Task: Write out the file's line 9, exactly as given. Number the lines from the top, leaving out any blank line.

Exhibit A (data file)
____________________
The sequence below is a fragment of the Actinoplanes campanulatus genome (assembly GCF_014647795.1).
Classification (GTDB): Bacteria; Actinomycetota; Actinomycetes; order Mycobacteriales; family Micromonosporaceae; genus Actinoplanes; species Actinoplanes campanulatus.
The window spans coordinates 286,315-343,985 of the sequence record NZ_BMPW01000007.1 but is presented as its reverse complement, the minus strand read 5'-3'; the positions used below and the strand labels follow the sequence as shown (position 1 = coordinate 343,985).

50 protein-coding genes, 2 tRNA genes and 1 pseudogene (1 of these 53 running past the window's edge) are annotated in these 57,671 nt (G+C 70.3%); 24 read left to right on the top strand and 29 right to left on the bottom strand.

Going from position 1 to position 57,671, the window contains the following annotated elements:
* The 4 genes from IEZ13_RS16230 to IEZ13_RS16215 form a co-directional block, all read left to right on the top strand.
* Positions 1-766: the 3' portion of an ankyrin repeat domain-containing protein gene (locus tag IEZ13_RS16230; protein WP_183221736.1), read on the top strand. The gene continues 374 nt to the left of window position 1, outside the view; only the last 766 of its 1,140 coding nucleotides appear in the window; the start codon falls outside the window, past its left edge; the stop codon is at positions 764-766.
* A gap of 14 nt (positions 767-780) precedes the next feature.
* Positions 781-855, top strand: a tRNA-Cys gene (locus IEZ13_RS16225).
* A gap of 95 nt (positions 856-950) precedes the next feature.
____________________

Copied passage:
* Positions 781-855, top strand: a tRNA-Cys gene (locus IEZ13_RS16225).